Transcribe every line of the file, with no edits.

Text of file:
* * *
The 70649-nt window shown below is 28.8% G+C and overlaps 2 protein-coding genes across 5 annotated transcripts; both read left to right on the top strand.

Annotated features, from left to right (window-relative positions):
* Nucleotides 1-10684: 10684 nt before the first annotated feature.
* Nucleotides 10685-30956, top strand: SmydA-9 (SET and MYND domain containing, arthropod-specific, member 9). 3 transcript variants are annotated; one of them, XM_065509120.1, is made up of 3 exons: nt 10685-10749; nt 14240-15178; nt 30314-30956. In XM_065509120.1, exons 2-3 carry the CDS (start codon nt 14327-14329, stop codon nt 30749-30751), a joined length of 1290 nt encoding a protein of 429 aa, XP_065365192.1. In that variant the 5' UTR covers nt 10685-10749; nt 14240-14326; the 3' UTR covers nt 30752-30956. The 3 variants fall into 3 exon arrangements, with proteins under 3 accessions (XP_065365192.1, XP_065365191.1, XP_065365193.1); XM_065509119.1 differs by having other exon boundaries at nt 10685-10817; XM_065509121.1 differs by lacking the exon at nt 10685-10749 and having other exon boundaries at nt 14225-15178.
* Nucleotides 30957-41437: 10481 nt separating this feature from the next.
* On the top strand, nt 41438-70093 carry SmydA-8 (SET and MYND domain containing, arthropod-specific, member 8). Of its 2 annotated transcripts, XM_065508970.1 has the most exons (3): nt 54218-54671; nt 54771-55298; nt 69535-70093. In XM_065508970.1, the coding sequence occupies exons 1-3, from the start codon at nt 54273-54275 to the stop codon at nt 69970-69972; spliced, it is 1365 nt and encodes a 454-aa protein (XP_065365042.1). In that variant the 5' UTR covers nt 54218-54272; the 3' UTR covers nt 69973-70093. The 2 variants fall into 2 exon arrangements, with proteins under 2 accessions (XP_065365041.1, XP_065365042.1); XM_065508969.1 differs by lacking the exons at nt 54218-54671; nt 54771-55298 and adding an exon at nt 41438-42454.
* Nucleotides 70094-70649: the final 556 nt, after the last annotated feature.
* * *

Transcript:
The 70649-nt window shown below is 28.8% G+C and overlaps 2 protein-coding genes across 5 annotated transcripts; both read left to right on the top strand.

Annotated features, from left to right (window-relative positions):
* Nucleotides 1-10684: 10684 nt before the first annotated feature.
* Nucleotides 10685-30956, top strand: SmydA-9 (SET and MYND domain containing, arthropod-specific, member 9). 3 transcript variants are annotated; one of them, XM_065509120.1, is made up of 3 exons: nt 10685-10749; nt 14240-15178; nt 30314-30956. In XM_065509120.1, exons 2-3 carry the CDS (start codon nt 14327-14329, stop codon nt 30749-30751), a joined length of 1290 nt encoding a protein of 429 aa, XP_065365192.1. In that variant the 5' UTR covers nt 10685-10749; nt 14240-14326; the 3' UTR covers nt 30752-30956. The 3 variants fall into 3 exon arrangements, with proteins under 3 accessions (XP_065365192.1, XP_065365191.1, XP_065365193.1); XM_065509119.1 differs by having other exon boundaries at nt 10685-10817; XM_065509121.1 differs by lacking the exon at nt 10685-10749 and having other exon boundaries at nt 14225-15178.
* Nucleotides 30957-41437: 10481 nt separating this feature from the next.
* On the top strand, nt 41438-70093 carry SmydA-8 (SET and MYND domain containing, arthropod-specific, member 8). Of its 2 annotated transcripts, XM_065508970.1 has the most exons (3): nt 54218-54671; nt 54771-55298; nt 69535-70093. In XM_065508970.1, the coding sequence occupies exons 1-3, from the start codon at nt 54273-54275 to the stop codon at nt 69970-69972; spliced, it is 1365 nt and encodes a 454-aa protein (XP_065365042.1). In that variant the 5' UTR covers nt 54218-54272; the 3' UTR covers nt 69973-70093. The 2 variants fall into 2 exon arrangements, with proteins under 2 accessions (XP_065365041.1, XP_065365042.1); XM_065508969.1 differs by lacking the exons at nt 54218-54671; nt 54771-55298 and adding an exon at nt 41438-42454.
* Nucleotides 70094-70649: the final 556 nt, after the last annotated feature.